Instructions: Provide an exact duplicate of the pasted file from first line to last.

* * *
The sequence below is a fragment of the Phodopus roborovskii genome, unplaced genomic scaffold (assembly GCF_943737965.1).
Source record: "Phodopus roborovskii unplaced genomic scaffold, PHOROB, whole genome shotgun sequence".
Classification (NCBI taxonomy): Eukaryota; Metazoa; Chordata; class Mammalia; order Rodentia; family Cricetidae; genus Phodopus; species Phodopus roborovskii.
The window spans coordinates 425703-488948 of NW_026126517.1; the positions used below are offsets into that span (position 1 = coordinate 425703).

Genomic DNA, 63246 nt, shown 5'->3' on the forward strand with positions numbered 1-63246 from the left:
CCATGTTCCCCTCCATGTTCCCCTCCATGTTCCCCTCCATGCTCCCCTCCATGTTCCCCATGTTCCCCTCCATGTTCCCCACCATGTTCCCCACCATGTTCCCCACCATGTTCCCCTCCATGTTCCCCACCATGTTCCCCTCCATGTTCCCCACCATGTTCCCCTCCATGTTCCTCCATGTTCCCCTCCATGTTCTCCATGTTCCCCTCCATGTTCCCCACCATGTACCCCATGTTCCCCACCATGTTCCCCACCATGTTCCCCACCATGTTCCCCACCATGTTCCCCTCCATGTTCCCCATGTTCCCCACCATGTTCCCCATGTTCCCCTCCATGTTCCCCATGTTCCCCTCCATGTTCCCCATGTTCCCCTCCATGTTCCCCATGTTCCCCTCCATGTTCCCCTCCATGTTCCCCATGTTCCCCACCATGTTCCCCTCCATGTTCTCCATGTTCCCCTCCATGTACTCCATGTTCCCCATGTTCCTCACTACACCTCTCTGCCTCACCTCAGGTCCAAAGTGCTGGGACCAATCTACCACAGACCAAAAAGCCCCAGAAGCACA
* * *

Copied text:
The sequence below is a fragment of the Phodopus roborovskii genome, unplaced genomic scaffold (assembly GCF_943737965.1).
Source record: "Phodopus roborovskii unplaced genomic scaffold, PHOROB, whole genome shotgun sequence".
Classification (NCBI taxonomy): Eukaryota; Metazoa; Chordata; class Mammalia; order Rodentia; family Cricetidae; genus Phodopus; species Phodopus roborovskii.
The window spans coordinates 425703-488948 of NW_026126517.1; the positions used below are offsets into that span (position 1 = coordinate 425703).

Genomic DNA, 63246 nt, shown 5'->3' on the forward strand with positions numbered 1-63246 from the left:
CCATGTTCCCCTCCATGTTCCCCTCCATGTTCCCCTCCATGCTCCCCTCCATGTTCCCCATGTTCCCCTCCATGTTCCCCACCATGTTCCCCACCATGTTCCCCACCATGTTCCCCTCCATGTTCCCCACCATGTTCCCCTCCATGTTCCCCACCATGTTCCCCTCCATGTTCCTCCATGTTCCCCTCCATGTTCTCCATGTTCCCCTCCATGTTCCCCACCATGTACCCCATGTTCCCCACCATGTTCCCCACCATGTTCCCCACCATGTTCCCCACCATGTTCCCCTCCATGTTCCCCATGTTCCCCACCATGTTCCCCATGTTCCCCTCCATGTTCCCCATGTTCCCCTCCATGTTCCCCATGTTCCCCTCCATGTTCCCCATGTTCCCCTCCATGTTCCCCTCCATGTTCCCCATGTTCCCCACCATGTTCCCCTCCATGTTCTCCATGTTCCCCTCCATGTACTCCATGTTCCCCATGTTCCTCACTACACCTCTCTGCCTCACCTCAGGTCCAAAGTGCTGGGACCAATCTACCACAGACCAAAAAGCCCCAGAAGCACA